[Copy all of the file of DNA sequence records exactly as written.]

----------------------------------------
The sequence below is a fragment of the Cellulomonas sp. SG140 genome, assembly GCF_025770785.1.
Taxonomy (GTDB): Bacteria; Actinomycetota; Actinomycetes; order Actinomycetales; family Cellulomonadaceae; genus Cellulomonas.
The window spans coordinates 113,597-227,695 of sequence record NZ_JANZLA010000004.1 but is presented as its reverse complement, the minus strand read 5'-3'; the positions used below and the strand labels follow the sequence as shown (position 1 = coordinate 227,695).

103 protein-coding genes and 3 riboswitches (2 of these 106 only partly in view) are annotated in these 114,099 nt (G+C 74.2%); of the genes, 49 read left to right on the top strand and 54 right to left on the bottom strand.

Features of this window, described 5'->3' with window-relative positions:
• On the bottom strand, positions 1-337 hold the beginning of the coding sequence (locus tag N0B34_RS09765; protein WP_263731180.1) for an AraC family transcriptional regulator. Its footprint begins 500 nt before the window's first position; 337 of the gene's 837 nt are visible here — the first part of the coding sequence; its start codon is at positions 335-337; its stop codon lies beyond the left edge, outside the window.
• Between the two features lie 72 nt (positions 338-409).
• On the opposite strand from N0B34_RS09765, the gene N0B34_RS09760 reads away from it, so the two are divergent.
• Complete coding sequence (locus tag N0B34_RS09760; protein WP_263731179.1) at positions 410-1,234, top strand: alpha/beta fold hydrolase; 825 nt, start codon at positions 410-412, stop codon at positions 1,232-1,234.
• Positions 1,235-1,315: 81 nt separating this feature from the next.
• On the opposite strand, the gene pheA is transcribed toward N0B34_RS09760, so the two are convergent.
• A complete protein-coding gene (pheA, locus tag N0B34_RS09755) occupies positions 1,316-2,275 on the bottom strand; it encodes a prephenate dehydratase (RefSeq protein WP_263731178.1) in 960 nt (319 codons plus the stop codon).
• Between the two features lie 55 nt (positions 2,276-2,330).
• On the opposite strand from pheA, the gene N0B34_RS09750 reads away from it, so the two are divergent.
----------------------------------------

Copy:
The sequence below is a fragment of the Cellulomonas sp. SG140 genome, assembly GCF_025770785.1.
Taxonomy (GTDB): Bacteria; Actinomycetota; Actinomycetes; order Actinomycetales; family Cellulomonadaceae; genus Cellulomonas.
The window spans coordinates 113,597-227,695 of sequence record NZ_JANZLA010000004.1 but is presented as its reverse complement, the minus strand read 5'-3'; the positions used below and the strand labels follow the sequence as shown (position 1 = coordinate 227,695).

103 protein-coding genes and 3 riboswitches (2 of these 106 only partly in view) are annotated in these 114,099 nt (G+C 74.2%); of the genes, 49 read left to right on the top strand and 54 right to left on the bottom strand.

Features of this window, described 5'->3' with window-relative positions:
• On the bottom strand, positions 1-337 hold the beginning of the coding sequence (locus tag N0B34_RS09765; protein WP_263731180.1) for an AraC family transcriptional regulator. Its footprint begins 500 nt before the window's first position; 337 of the gene's 837 nt are visible here — the first part of the coding sequence; its start codon is at positions 335-337; its stop codon lies beyond the left edge, outside the window.
• Between the two features lie 72 nt (positions 338-409).
• On the opposite strand from N0B34_RS09765, the gene N0B34_RS09760 reads away from it, so the two are divergent.
• Complete coding sequence (locus tag N0B34_RS09760; protein WP_263731179.1) at positions 410-1,234, top strand: alpha/beta fold hydrolase; 825 nt, start codon at positions 410-412, stop codon at positions 1,232-1,234.
• Positions 1,235-1,315: 81 nt separating this feature from the next.
• On the opposite strand, the gene pheA is transcribed toward N0B34_RS09760, so the two are convergent.
• A complete protein-coding gene (pheA, locus tag N0B34_RS09755) occupies positions 1,316-2,275 on the bottom strand; it encodes a prephenate dehydratase (RefSeq protein WP_263731178.1) in 960 nt (319 codons plus the stop codon).
• Between the two features lie 55 nt (positions 2,276-2,330).
• On the opposite strand from pheA, the gene N0B34_RS09750 reads away from it, so the two are divergent.